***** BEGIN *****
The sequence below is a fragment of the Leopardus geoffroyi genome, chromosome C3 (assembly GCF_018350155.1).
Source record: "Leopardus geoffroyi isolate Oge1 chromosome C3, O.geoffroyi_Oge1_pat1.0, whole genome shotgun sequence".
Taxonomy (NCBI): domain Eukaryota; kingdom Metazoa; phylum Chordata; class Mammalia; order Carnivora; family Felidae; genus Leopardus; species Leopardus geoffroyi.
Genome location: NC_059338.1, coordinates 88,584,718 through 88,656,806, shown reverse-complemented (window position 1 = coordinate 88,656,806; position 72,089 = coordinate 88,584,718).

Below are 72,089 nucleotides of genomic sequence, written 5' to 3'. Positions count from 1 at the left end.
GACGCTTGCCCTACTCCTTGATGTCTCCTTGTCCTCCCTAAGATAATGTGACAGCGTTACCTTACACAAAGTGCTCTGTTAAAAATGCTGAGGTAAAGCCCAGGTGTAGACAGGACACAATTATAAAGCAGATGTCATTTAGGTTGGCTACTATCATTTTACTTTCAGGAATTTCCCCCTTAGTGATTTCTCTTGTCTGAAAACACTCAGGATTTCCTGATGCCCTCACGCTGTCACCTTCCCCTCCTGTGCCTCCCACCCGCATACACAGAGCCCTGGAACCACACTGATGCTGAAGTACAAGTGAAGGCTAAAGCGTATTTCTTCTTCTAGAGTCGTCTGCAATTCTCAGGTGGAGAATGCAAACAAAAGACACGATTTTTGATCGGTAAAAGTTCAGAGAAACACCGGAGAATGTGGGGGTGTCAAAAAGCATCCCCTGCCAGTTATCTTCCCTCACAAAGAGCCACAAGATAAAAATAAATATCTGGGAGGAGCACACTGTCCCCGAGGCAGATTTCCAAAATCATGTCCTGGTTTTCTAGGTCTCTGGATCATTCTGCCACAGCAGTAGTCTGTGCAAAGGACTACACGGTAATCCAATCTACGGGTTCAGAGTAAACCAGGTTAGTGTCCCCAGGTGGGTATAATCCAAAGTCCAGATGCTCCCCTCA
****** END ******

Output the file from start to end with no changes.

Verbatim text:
The sequence below is a fragment of the Leopardus geoffroyi genome, chromosome C3 (assembly GCF_018350155.1).
Source record: "Leopardus geoffroyi isolate Oge1 chromosome C3, O.geoffroyi_Oge1_pat1.0, whole genome shotgun sequence".
Taxonomy (NCBI): domain Eukaryota; kingdom Metazoa; phylum Chordata; class Mammalia; order Carnivora; family Felidae; genus Leopardus; species Leopardus geoffroyi.
Genome location: NC_059338.1, coordinates 88,584,718 through 88,656,806, shown reverse-complemented (window position 1 = coordinate 88,656,806; position 72,089 = coordinate 88,584,718).

Below are 72,089 nucleotides of genomic sequence, written 5' to 3'. Positions count from 1 at the left end.
GACGCTTGCCCTACTCCTTGATGTCTCCTTGTCCTCCCTAAGATAATGTGACAGCGTTACCTTACACAAAGTGCTCTGTTAAAAATGCTGAGGTAAAGCCCAGGTGTAGACAGGACACAATTATAAAGCAGATGTCATTTAGGTTGGCTACTATCATTTTACTTTCAGGAATTTCCCCCTTAGTGATTTCTCTTGTCTGAAAACACTCAGGATTTCCTGATGCCCTCACGCTGTCACCTTCCCCTCCTGTGCCTCCCACCCGCATACACAGAGCCCTGGAACCACACTGATGCTGAAGTACAAGTGAAGGCTAAAGCGTATTTCTTCTTCTAGAGTCGTCTGCAATTCTCAGGTGGAGAATGCAAACAAAAGACACGATTTTTGATCGGTAAAAGTTCAGAGAAACACCGGAGAATGTGGGGGTGTCAAAAAGCATCCCCTGCCAGTTATCTTCCCTCACAAAGAGCCACAAGATAAAAATAAATATCTGGGAGGAGCACACTGTCCCCGAGGCAGATTTCCAAAATCATGTCCTGGTTTTCTAGGTCTCTGGATCATTCTGCCACAGCAGTAGTCTGTGCAAAGGACTACACGGTAATCCAATCTACGGGTTCAGAGTAAACCAGGTTAGTGTCCCCAGGTGGGTATAATCCAAAGTCCAGATGCTCCCCTCA